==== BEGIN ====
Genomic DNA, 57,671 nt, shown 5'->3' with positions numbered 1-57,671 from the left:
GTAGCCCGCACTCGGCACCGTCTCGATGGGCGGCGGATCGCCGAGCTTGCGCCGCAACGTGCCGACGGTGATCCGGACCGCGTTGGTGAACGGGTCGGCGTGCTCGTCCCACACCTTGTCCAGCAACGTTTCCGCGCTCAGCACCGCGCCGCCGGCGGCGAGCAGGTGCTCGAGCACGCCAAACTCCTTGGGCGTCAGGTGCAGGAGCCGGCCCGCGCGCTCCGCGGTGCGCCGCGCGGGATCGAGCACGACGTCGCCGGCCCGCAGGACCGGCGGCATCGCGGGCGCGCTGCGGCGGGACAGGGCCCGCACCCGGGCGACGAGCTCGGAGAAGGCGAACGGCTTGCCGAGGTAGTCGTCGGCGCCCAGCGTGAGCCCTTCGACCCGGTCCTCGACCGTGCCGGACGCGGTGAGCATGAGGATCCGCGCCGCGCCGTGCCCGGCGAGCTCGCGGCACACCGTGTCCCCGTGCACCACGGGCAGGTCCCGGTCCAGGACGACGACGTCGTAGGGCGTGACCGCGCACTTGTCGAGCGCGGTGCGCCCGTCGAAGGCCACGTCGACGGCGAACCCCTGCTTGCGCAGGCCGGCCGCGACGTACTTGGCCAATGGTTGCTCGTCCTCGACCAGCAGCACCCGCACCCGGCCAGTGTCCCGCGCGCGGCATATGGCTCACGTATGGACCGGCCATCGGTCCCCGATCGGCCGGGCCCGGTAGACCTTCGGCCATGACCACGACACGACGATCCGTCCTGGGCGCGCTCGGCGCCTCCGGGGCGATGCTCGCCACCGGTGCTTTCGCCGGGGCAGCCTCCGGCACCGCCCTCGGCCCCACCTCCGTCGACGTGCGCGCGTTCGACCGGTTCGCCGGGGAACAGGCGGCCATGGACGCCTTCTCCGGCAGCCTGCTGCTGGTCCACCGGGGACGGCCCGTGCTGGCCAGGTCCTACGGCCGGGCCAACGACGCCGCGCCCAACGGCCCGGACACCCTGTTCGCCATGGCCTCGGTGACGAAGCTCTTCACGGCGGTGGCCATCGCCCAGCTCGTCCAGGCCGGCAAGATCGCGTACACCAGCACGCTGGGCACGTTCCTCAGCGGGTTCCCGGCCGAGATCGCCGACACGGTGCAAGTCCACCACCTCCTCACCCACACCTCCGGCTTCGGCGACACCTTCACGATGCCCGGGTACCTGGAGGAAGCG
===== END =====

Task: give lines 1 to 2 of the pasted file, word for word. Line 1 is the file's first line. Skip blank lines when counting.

Genomic DNA, 57,671 nt, shown 5'->3' with positions numbered 1-57,671 from the left:
GTAGCCCGCACTCGGCACCGTCTCGATGGGCGGCGGATCGCCGAGCTTGCGCCGCAACGTGCCGACGGTGATCCGGACCGCGTTGGTGAACGGGTCGGCGTGCTCGTCCCACACCTTGTCCAGCAACGTTTCCGCGCTCAGCACCGCGCCGCCGGCGGCGAGCAGGTGCTCGAGCACGCCAAACTCCTTGGGCGTCAGGTGCAGGAGCCGGCCCGCGCGCTCCGCGGTGCGCCGCGCGGGATCGAGCACGACGTCGCCGGCCCGCAGGACCGGCGGCATCGCGGGCGCGCTGCGGCGGGACAGGGCCCGCACCCGGGCGACGAGCTCGGAGAAGGCGAACGGCTTGCCGAGGTAGTCGTCGGCGCCCAGCGTGAGCCCTTCGACCCGGTCCTCGACCGTGCCGGACGCGGTGAGCATGAGGATCCGCGCCGCGCCGTGCCCGGCGAGCTCGCGGCACACCGTGTCCCCGTGCACCACGGGCAGGTCCCGGTCCAGGACGACGACGTCGTAGGGCGTGACCGCGCACTTGTCGAGCGCGGTGCGCCCGTCGAAGGCCACGTCGACGGCGAACCCCTGCTTGCGCAGGCCGGCCGCGACGTACTTGGCCAATGGTTGCTCGTCCTCGACCAGCAGCACCCGCACCCGGCCAGTGTCCCGCGCGCGGCATATGGCTCACGTATGGACCGGCCATCGGTCCCCGATCGGCCGGGCCCGGTAGACCTTCGGCCATGACCACGACACGACGATCCGTCCTGGGCGCGCTCGGCGCCTCCGGGGCGATGCTCGCCACCGGTGCTTTCGCCGGGGCAGCCTCCGGCACCGCCCTCGGCCCCACCTCCGTCGACGTGCGCGCGTTCGACCGGTTCGCCGGGGAACAGGCGGCCATGGACGCCTTCTCCGGCAGCCTGCTGCTGGTCCACCGGGGACGGCCCGTGCTGGCCAGGTCCTACGGCCGGGCCAACGACGCCGCGCCCAACGGCCCGGACACCCTGTTCGCCATGGCCTCGGTGACGAAGCTCTTCACGGCGGTGGCCATCGCCCAGCTCGTCCAGGCCGGCAAGATCGCGTACACCAGCACGCTGGGCACGTTCCTCAGCGGGTTCCCGGCCGAGATCGCCGACACGGTGCAAGTCCACCACCTCCTCACCCACACCTCCGGCTTCGGCGACACCTTCACGATGCCCGGGTACCTGGAGGAAGCG